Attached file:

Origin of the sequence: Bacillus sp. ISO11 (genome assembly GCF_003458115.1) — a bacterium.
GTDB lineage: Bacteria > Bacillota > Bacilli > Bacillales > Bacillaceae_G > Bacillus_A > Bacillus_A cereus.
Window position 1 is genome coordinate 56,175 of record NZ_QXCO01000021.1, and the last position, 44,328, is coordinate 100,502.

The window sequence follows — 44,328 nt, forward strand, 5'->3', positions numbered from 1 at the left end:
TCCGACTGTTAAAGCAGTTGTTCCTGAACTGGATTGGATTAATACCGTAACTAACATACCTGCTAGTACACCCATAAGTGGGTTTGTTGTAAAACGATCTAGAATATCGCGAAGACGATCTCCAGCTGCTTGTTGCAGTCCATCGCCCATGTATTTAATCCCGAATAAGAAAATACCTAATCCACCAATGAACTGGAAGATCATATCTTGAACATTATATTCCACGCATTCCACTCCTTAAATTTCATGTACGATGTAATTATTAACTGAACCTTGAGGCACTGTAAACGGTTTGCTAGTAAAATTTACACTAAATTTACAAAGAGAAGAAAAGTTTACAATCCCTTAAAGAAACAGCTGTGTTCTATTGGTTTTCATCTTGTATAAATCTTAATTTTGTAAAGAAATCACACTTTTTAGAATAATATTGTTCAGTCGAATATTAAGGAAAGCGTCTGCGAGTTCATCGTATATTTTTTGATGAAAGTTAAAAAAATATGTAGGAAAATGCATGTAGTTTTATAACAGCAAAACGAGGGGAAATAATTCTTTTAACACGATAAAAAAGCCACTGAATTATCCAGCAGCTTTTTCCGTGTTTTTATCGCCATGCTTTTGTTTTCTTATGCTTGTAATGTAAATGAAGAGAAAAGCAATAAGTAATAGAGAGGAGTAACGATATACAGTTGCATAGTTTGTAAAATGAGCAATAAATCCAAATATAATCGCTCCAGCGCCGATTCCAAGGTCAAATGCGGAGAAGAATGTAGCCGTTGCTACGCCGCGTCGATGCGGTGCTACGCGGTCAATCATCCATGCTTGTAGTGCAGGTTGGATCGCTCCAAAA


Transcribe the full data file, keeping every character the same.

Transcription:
Origin of the sequence: Bacillus sp. ISO11 (genome assembly GCF_003458115.1) — a bacterium.
GTDB lineage: Bacteria > Bacillota > Bacilli > Bacillales > Bacillaceae_G > Bacillus_A > Bacillus_A cereus.
Window position 1 is genome coordinate 56,175 of record NZ_QXCO01000021.1, and the last position, 44,328, is coordinate 100,502.

The window sequence follows — 44,328 nt, forward strand, 5'->3', positions numbered from 1 at the left end:
TCCGACTGTTAAAGCAGTTGTTCCTGAACTGGATTGGATTAATACCGTAACTAACATACCTGCTAGTACACCCATAAGTGGGTTTGTTGTAAAACGATCTAGAATATCGCGAAGACGATCTCCAGCTGCTTGTTGCAGTCCATCGCCCATGTATTTAATCCCGAATAAGAAAATACCTAATCCACCAATGAACTGGAAGATCATATCTTGAACATTATATTCCACGCATTCCACTCCTTAAATTTCATGTACGATGTAATTATTAACTGAACCTTGAGGCACTGTAAACGGTTTGCTAGTAAAATTTACACTAAATTTACAAAGAGAAGAAAAGTTTACAATCCCTTAAAGAAACAGCTGTGTTCTATTGGTTTTCATCTTGTATAAATCTTAATTTTGTAAAGAAATCACACTTTTTAGAATAATATTGTTCAGTCGAATATTAAGGAAAGCGTCTGCGAGTTCATCGTATATTTTTTGATGAAAGTTAAAAAAATATGTAGGAAAATGCATGTAGTTTTATAACAGCAAAACGAGGGGAAATAATTCTTTTAACACGATAAAAAAGCCACTGAATTATCCAGCAGCTTTTTCCGTGTTTTTATCGCCATGCTTTTGTTTTCTTATGCTTGTAATGTAAATGAAGAGAAAAGCAATAAGTAATAGAGAGGAGTAACGATATACAGTTGCATAGTTTGTAAAATGAGCAATAAATCCAAATATAATCGCTCCAGCGCCGATTCCAAGGTCAAATGCGGAGAAGAATGTAGCCGTTGCTACGCCGCGTCGATGCGGTGCTACGCGGTCAATCATCCATGCTTGTAGTGCAGGTTGGATCGCTCCAAAA